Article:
EveryBlock, the Holovaty-founded, Knight-funded, MSNBC.com-purchased neighborhood news-and-data site, updated its iPhone app today to make it easier for people to post questions, photos, or other info from their phone. That fits in well with their 2011 relaunch aimed at moving EveryBlock “from a one-way news feed to a two-way community platform.”
And it’s getting some promotion:
To support the launch of the new application, EveryBlock will run ads in Chicago bus shelters and New York subway stations throughout the month of May. The advertisement bears the headline, “EveryBlock: Fit your neighborhood into your pocket.”
Selfishly, I hope that the move to UGC makes it easier for them to expand beyond their 16 cities: Bostonians one mile from my house get EveryBlock, but here in Cambridge (and any other Boston suburb), we got zilch. (A bit more on the launch here from Appolicious’ Brad Spirrison.)
Ars Technica’s Venkat Balasubramani and Eric Goldman note the case of Bland v. Roberts, where three sheriff’s department workers argue they were fired because they had “liked” the Facebook page of their boss’ electoral opponent. The court says a Facebook like does not qualify as protected First Amendment speech:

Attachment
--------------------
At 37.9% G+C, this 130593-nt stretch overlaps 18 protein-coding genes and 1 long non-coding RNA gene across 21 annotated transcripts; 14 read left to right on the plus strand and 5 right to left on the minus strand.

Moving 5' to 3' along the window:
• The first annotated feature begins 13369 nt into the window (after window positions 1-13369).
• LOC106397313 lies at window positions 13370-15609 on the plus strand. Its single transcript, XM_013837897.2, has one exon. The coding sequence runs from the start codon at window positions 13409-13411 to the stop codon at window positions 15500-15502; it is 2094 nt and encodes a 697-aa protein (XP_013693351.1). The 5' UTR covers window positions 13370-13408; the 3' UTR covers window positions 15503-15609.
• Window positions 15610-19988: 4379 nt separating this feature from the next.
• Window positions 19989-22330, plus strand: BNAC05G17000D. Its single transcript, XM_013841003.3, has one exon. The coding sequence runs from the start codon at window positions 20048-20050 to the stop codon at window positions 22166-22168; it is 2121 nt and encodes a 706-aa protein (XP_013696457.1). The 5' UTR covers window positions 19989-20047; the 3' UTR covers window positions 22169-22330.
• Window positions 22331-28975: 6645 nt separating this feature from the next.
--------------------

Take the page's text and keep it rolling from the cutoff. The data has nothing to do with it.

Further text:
It is the court’s conclusion that merely “liking” a Facebook page is insufficient speech to merit constitutional protection. In cases where courts have found that constitutional speech protections extended to Facebook posts, actual statements existed within the record.
First Amendment jurisprudence, of course, has held that many non-verbal, non-written acts qualify for protected status (memorably flag burning).
The HuffPo cofounder and Buzzfeed expansionist tells paidContent you shouldn’t bother waiting for banner ads to be your digital-revenue salvation, and that socially attuned advertising is the new hotness:
So what will the online advertising industry look like when it catches up to the new paradigm? One possibility can be found in Buzzfeed’s own office where a creative team works with the site’s advertisers to help make their content as social as possible.
On the Buzzfeed site, ads are seeded in the stream of stories and are supposed to be appealing in the same ways as the site’s native content. This is consistent with Peretti’s mantra that a publisher should ensure the ad type is native to the platform (advertorials in print newspapers, for instance).